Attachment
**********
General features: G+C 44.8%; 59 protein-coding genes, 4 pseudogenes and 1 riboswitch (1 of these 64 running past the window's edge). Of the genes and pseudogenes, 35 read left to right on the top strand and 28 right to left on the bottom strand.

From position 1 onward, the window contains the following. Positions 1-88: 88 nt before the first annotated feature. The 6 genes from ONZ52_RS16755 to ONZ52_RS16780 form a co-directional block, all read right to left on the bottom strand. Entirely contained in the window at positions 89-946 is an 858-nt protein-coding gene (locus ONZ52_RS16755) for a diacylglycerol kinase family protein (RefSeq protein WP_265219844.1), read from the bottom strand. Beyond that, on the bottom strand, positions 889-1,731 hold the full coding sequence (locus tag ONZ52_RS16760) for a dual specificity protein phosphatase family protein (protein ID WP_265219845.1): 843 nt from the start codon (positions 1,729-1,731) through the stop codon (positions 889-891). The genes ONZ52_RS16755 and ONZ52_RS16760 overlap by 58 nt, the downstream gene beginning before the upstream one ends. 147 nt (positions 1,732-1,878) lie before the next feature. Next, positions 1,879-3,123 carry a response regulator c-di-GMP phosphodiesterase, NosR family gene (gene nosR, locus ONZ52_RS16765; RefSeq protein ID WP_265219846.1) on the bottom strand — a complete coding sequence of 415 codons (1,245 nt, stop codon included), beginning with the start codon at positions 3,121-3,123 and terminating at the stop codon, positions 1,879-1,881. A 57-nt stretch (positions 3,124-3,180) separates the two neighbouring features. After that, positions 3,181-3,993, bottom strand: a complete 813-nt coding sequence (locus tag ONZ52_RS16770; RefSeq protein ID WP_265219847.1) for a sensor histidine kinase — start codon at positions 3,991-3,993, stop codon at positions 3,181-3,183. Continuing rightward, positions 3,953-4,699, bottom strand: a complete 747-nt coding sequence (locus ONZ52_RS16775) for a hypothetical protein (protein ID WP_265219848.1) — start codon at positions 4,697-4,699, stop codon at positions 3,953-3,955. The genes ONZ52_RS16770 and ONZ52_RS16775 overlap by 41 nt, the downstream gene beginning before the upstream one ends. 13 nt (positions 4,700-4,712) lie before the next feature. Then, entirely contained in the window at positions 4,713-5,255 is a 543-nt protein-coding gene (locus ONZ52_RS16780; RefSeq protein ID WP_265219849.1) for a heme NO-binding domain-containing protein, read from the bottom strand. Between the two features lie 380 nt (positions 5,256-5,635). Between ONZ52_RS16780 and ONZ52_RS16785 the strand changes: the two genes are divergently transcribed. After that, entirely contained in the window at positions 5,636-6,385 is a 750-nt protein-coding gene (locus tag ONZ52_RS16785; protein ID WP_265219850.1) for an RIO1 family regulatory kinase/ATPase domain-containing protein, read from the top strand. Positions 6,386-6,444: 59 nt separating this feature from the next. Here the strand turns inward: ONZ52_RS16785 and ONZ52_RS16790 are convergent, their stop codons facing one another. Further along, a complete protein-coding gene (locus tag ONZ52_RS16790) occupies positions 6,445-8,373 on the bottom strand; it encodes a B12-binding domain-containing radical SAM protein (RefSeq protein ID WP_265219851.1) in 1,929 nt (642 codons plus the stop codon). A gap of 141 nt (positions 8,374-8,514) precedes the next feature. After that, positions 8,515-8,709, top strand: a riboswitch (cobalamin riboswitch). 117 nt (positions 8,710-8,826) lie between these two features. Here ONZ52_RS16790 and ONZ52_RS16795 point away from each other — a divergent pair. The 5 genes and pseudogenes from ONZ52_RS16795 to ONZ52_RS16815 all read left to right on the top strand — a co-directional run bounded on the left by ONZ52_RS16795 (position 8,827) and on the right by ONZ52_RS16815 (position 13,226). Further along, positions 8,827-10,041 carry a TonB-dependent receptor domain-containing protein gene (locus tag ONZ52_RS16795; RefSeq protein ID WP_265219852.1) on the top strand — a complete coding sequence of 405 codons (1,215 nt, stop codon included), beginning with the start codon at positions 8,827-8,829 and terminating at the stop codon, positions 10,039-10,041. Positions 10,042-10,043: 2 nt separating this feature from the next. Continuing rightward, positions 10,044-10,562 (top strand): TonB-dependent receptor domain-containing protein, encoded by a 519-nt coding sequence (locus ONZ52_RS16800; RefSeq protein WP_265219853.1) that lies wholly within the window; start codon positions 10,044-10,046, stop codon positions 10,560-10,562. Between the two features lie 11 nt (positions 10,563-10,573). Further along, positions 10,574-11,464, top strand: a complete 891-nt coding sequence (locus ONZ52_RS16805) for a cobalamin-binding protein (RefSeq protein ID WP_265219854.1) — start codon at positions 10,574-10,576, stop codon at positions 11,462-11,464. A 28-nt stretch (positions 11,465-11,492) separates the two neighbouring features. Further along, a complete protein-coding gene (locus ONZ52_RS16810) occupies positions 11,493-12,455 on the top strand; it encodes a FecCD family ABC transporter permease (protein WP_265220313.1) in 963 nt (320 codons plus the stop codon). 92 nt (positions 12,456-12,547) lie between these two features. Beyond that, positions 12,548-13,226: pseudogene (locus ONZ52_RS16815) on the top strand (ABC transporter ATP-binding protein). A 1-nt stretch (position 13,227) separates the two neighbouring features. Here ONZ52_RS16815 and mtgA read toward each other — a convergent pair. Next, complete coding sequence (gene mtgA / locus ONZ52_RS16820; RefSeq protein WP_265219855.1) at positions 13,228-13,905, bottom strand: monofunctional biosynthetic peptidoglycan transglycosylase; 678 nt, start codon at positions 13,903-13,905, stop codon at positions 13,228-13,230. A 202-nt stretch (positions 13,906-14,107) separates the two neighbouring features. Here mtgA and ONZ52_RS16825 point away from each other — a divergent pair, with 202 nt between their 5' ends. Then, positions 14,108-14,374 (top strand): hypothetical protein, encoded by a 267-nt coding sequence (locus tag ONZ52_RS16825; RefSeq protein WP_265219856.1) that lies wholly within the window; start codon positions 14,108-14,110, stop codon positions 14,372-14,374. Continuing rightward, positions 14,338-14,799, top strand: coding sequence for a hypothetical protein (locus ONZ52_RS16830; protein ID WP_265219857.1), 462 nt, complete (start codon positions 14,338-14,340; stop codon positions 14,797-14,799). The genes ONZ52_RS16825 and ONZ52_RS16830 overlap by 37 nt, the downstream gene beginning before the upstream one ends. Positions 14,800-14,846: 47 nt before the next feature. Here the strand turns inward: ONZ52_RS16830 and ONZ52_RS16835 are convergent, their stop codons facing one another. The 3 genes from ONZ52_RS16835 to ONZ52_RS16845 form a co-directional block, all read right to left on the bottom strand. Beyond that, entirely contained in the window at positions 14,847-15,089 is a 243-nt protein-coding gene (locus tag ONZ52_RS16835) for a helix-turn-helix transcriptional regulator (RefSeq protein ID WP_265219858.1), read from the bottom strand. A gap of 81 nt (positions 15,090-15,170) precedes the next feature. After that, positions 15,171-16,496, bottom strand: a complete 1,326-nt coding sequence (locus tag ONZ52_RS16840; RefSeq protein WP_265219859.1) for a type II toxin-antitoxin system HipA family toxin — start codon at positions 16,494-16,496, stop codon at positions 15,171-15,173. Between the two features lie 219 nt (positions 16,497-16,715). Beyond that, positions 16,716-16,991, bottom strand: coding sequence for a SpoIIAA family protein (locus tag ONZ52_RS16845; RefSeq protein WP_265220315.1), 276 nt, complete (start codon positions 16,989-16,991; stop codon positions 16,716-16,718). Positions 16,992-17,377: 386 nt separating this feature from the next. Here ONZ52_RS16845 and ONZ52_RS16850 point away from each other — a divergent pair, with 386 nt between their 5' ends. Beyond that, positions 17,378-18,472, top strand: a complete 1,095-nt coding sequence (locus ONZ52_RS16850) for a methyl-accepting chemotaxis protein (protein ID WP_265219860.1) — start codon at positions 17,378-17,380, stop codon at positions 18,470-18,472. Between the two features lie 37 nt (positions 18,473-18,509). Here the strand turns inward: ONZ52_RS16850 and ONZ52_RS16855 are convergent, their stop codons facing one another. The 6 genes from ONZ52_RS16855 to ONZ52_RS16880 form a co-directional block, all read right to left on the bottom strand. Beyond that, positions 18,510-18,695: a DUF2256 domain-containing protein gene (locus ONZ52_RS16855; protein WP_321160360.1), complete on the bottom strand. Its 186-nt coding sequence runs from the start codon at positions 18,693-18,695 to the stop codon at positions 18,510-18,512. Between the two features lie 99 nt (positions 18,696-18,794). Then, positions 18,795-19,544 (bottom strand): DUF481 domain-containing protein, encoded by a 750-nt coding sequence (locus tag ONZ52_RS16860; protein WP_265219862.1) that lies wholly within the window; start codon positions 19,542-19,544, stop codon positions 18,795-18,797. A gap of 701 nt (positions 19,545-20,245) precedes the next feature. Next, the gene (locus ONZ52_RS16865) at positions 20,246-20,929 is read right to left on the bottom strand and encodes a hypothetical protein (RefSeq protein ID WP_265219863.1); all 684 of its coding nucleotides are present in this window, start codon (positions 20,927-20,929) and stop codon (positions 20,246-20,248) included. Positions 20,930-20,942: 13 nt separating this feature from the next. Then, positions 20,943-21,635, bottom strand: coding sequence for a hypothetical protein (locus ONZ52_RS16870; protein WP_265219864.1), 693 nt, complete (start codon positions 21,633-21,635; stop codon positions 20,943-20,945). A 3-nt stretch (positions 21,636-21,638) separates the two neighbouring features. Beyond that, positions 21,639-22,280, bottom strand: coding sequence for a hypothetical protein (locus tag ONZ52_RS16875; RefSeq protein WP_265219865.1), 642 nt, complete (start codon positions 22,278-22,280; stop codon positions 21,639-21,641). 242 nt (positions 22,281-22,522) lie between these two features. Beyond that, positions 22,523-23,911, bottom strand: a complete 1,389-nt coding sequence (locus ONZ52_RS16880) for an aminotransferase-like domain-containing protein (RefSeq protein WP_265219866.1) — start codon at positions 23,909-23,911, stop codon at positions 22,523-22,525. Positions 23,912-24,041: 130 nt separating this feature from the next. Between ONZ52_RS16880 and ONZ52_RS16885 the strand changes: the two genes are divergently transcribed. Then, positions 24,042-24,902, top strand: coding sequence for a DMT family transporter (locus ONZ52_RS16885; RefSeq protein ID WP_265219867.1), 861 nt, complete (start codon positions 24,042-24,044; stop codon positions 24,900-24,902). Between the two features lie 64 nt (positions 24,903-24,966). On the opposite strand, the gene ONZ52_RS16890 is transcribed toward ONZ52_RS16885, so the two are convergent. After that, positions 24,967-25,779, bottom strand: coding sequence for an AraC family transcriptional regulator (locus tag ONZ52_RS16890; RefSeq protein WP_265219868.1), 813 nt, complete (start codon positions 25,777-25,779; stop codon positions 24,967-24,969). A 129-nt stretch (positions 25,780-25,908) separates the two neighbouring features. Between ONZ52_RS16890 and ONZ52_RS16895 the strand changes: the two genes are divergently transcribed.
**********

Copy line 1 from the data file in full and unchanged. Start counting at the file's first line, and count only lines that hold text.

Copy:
General features: G+C 44.8%; 59 protein-coding genes, 4 pseudogenes and 1 riboswitch (1 of these 64 running past the window's edge). Of the genes and pseudogenes, 35 read left to right on the top strand and 28 right to left on the bottom strand.